Trump signed an executive order and three other memos Saturday after the White House failed to strike a deal with Democrats in Congress following several weeks of talks on a second stimulus measure.
Democrats have seized on the president’s action that, during the last three months of the year, defers 6.2% of employee payroll taxes, which are earmarked to pay for Social Security and Medicare.
The payroll tax deferral, however, is optional for employers, and talking heads around Washington said they doubted any would participate if there was potential for tax liabilities.
Trump’s other measures defer student loan payments, discourage evictions and provide enhanced unemployment benefits if states agree to contribute money to the program.
Just how much relief employees receive and the overall impact remains to be seen.
The benefit will largely depend on the discretion of states, landlords and employers, according to The Associated Press. On the payroll tax, for example, many employers aren’t expected to make a change to employee withholdings because the same amount of money will still be due by the end of the year.
Separately, there is also speculation about whether Trump even has the constitutional authority to extend federal unemployment benefits by executive order. Equally up in the air is whether states, which are necessary partners in Trump’s plan to bypass Congress, will sign on.
“It is far from clear that the payroll tax holiday will achieve its intended objective of, as the president said, ‘save American jobs and provide relief to the American workers,’” Mark Hamrick, senior economic analyst for Bankrate.com, said in a statement. “First, the action is a deferral of these taxes, not an elimination of them. So, the bill is still due, it just isn’t due in the short-term. Let’s remember it is the unemployed who need help, not so much Americans who are still working and who’d get the benefit.”
Since Trump signed the directives over the weekend, the Democratic National Committee has released a propaganda video accusing Trump of reneging on a critical campaign issue.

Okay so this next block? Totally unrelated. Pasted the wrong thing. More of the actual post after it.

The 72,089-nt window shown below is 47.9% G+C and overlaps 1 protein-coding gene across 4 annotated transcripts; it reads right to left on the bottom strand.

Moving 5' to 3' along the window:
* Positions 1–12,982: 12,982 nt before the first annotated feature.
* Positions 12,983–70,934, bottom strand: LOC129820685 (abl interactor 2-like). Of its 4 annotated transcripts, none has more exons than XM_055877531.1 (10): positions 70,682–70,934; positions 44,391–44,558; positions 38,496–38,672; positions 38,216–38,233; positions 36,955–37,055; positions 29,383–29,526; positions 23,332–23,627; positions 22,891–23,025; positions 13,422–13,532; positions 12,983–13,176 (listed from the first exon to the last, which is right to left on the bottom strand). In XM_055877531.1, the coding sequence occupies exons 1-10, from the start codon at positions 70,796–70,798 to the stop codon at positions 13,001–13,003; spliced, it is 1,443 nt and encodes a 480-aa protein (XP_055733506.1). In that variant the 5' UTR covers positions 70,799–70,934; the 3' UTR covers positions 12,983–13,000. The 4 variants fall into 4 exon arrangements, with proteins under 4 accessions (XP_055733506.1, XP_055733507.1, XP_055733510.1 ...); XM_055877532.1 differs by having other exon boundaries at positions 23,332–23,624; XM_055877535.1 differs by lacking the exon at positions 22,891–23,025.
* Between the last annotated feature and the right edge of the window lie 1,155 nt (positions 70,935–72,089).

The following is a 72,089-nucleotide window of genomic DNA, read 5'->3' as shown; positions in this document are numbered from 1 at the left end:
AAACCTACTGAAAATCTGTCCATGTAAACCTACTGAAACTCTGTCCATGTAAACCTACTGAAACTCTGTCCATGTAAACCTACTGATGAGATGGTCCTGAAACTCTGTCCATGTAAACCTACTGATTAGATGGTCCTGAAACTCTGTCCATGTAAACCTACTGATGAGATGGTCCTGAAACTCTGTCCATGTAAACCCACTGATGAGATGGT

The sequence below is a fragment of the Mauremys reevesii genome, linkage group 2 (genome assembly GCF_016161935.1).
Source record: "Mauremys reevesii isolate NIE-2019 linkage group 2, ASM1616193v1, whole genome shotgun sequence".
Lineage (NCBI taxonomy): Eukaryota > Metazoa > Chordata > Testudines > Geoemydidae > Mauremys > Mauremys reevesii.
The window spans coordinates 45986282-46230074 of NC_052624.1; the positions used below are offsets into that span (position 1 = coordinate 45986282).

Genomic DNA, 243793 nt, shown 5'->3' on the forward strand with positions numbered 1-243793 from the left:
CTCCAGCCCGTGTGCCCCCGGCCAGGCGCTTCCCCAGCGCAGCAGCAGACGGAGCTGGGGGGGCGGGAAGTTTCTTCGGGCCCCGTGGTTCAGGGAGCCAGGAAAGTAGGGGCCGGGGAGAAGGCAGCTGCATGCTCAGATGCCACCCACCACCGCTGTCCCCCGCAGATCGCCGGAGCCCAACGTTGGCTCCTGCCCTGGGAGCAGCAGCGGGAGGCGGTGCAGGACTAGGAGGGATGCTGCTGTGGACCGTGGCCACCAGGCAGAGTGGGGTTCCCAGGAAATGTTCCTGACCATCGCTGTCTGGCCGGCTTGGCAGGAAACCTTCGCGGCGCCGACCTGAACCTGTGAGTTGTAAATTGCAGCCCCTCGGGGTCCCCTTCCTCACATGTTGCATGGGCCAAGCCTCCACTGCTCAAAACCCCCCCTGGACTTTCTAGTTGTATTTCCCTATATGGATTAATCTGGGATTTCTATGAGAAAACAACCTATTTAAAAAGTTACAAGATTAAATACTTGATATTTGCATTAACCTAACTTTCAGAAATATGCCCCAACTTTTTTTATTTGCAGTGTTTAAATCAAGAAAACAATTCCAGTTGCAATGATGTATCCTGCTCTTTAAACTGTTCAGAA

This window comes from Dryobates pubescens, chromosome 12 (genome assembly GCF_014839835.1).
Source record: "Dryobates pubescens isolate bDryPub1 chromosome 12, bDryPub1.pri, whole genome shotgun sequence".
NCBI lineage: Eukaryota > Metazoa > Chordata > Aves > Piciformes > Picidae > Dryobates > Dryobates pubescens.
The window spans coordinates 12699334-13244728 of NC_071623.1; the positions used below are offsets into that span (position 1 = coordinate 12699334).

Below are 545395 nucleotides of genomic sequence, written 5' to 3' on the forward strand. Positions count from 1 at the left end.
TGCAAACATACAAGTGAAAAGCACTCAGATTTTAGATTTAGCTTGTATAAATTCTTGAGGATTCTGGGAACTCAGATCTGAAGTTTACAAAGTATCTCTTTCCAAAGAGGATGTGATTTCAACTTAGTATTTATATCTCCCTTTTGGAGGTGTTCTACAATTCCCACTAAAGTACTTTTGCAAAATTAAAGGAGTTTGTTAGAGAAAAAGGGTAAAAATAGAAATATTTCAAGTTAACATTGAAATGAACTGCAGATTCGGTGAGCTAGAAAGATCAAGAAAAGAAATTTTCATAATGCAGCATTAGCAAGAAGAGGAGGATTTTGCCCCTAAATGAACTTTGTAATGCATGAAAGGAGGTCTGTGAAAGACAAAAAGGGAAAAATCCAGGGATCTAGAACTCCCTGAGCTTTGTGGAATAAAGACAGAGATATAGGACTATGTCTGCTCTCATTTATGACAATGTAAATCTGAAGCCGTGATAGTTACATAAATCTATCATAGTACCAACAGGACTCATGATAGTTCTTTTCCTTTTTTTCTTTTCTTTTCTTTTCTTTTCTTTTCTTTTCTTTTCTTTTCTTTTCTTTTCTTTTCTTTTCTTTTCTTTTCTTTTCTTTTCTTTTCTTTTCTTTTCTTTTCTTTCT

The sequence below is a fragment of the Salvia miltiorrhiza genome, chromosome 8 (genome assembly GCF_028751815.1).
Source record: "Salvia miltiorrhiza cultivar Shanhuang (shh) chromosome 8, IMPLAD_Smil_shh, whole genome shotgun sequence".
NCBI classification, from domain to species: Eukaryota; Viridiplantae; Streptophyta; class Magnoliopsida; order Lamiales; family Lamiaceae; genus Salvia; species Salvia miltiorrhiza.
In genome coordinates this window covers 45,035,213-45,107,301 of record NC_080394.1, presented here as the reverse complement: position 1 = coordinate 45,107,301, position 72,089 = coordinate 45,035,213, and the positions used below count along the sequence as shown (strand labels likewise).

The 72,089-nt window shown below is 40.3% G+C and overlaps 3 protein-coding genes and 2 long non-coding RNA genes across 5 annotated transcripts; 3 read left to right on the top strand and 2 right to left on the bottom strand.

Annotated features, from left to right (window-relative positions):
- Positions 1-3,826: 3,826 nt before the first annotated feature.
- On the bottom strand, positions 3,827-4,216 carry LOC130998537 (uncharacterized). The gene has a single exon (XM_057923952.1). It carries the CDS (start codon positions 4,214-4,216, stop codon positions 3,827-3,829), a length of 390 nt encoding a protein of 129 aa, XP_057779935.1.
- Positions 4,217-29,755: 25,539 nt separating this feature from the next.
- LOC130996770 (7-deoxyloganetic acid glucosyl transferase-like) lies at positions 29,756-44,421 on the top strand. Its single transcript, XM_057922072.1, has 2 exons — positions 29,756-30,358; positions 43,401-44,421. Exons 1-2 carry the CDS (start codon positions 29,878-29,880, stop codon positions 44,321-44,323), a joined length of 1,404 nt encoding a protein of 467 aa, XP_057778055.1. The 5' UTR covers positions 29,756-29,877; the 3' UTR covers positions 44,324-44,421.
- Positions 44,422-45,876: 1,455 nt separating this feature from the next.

Trump has said if he wins reelection he would continue the extension on the tax cut, though he did not say how — or what he would do to offset any potential impact on Social Security funding.
The White House on Monday fired back at criticisms and defended the president’s actions.
“Providing a payroll tax deferral poses no risk to the Social Security Trust Fund and puts more money in the pockets of hardworking Americans as we fight to end this pandemic from China and rebuild our economy safely,” spokesman Judd Deere said in a statement. “This has been a priority for President Trump and while congressional Democrats played politics the president acted for the forgotten men and women of this country as he has done so many times before.”
With more than 60 million beneficiaries, Social Security is funded by a 12.4% payroll tax evenly divided between employees and employers. But there’s a cloud over the program’s long-term finances, and even before the pandemic, government experts estimated it would be unable to pay full benefits starting in 2035. Medicare’s hospital fund is also financed by a payroll tax, but that’s not affected by Trump’s directive.
Social Security and Medicare are seen as politically untouchable. It’s not just that seniors have clout in elections, but the two programs have long-standing intergenerational support.
A payroll tax break is not a new idea. Congress approved a temporary cut in the Social Security tax during the Obama years, in the aftermath of the 2007-09 recession. That cut was 2 percentage points. Republican voices on social media called out Democrats for supporting the payroll tax cut at the time.
— Information provided by The Associated Press was used to supplement this report.